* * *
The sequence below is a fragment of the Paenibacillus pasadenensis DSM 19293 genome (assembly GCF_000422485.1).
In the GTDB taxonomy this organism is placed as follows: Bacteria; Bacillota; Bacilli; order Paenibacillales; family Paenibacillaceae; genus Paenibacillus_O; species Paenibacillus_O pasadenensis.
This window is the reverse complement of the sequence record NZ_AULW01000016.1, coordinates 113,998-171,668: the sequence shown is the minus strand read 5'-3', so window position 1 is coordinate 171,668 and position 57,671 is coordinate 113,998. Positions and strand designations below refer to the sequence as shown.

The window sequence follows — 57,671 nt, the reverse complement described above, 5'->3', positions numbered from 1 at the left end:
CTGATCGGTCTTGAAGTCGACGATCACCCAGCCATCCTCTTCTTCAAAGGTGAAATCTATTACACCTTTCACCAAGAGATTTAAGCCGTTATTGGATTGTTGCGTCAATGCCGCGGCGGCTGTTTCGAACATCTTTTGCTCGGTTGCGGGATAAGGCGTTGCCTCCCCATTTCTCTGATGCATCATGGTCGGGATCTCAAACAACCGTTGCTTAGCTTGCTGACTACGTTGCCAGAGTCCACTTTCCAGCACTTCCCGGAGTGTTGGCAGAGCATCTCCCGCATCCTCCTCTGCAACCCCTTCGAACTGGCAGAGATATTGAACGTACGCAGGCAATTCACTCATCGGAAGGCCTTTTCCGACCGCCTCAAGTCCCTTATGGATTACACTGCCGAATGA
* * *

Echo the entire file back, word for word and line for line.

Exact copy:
The sequence below is a fragment of the Paenibacillus pasadenensis DSM 19293 genome (assembly GCF_000422485.1).
In the GTDB taxonomy this organism is placed as follows: Bacteria; Bacillota; Bacilli; order Paenibacillales; family Paenibacillaceae; genus Paenibacillus_O; species Paenibacillus_O pasadenensis.
This window is the reverse complement of the sequence record NZ_AULW01000016.1, coordinates 113,998-171,668: the sequence shown is the minus strand read 5'-3', so window position 1 is coordinate 171,668 and position 57,671 is coordinate 113,998. Positions and strand designations below refer to the sequence as shown.

The window sequence follows — 57,671 nt, the reverse complement described above, 5'->3', positions numbered from 1 at the left end:
CTGATCGGTCTTGAAGTCGACGATCACCCAGCCATCCTCTTCTTCAAAGGTGAAATCTATTACACCTTTCACCAAGAGATTTAAGCCGTTATTGGATTGTTGCGTCAATGCCGCGGCGGCTGTTTCGAACATCTTTTGCTCGGTTGCGGGATAAGGCGTTGCCTCCCCATTTCTCTGATGCATCATGGTCGGGATCTCAAACAACCGTTGCTTAGCTTGCTGACTACGTTGCCAGAGTCCACTTTCCAGCACTTCCCGGAGTGTTGGCAGAGCATCTCCCGCATCCTCCTCTGCAACCCCTTCGAACTGGCAGAGATATTGAACGTACGCAGGCAATTCACTCATCGGAAGGCCTTTTCCGACCGCCTCAAGTCCCTTATGGATTACACTGCCGAATGA